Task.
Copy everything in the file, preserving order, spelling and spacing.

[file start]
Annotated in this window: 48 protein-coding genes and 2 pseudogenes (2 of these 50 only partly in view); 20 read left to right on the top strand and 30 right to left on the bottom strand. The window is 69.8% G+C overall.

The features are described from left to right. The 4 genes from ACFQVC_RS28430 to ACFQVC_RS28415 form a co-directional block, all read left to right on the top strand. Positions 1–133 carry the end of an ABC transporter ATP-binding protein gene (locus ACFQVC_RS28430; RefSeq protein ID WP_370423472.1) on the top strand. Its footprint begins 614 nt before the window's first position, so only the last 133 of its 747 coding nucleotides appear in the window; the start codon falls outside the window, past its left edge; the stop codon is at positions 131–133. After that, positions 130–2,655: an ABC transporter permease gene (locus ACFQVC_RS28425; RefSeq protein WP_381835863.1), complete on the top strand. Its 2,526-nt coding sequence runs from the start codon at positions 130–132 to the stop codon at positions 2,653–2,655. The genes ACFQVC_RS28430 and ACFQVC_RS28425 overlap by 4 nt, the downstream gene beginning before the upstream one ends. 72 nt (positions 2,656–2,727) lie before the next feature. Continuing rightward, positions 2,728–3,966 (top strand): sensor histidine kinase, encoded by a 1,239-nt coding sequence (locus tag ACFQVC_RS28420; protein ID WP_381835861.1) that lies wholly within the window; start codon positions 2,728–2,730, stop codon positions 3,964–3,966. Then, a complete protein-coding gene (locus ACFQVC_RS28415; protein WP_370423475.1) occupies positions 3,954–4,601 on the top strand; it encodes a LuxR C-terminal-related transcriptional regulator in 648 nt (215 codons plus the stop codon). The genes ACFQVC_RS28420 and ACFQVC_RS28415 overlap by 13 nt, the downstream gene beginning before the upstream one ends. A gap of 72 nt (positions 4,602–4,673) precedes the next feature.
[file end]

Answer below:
Annotated in this window: 48 protein-coding genes and 2 pseudogenes (2 of these 50 only partly in view); 20 read left to right on the top strand and 30 right to left on the bottom strand. The window is 69.8% G+C overall.

The features are described from left to right. The 4 genes from ACFQVC_RS28430 to ACFQVC_RS28415 form a co-directional block, all read left to right on the top strand. Positions 1–133 carry the end of an ABC transporter ATP-binding protein gene (locus ACFQVC_RS28430; RefSeq protein ID WP_370423472.1) on the top strand. Its footprint begins 614 nt before the window's first position, so only the last 133 of its 747 coding nucleotides appear in the window; the start codon falls outside the window, past its left edge; the stop codon is at positions 131–133. After that, positions 130–2,655: an ABC transporter permease gene (locus ACFQVC_RS28425; RefSeq protein WP_381835863.1), complete on the top strand. Its 2,526-nt coding sequence runs from the start codon at positions 130–132 to the stop codon at positions 2,653–2,655. The genes ACFQVC_RS28430 and ACFQVC_RS28425 overlap by 4 nt, the downstream gene beginning before the upstream one ends. 72 nt (positions 2,656–2,727) lie before the next feature. Continuing rightward, positions 2,728–3,966 (top strand): sensor histidine kinase, encoded by a 1,239-nt coding sequence (locus tag ACFQVC_RS28420; protein ID WP_381835861.1) that lies wholly within the window; start codon positions 2,728–2,730, stop codon positions 3,964–3,966. Then, a complete protein-coding gene (locus ACFQVC_RS28415; protein WP_370423475.1) occupies positions 3,954–4,601 on the top strand; it encodes a LuxR C-terminal-related transcriptional regulator in 648 nt (215 codons plus the stop codon). The genes ACFQVC_RS28420 and ACFQVC_RS28415 overlap by 13 nt, the downstream gene beginning before the upstream one ends. A gap of 72 nt (positions 4,602–4,673) precedes the next feature.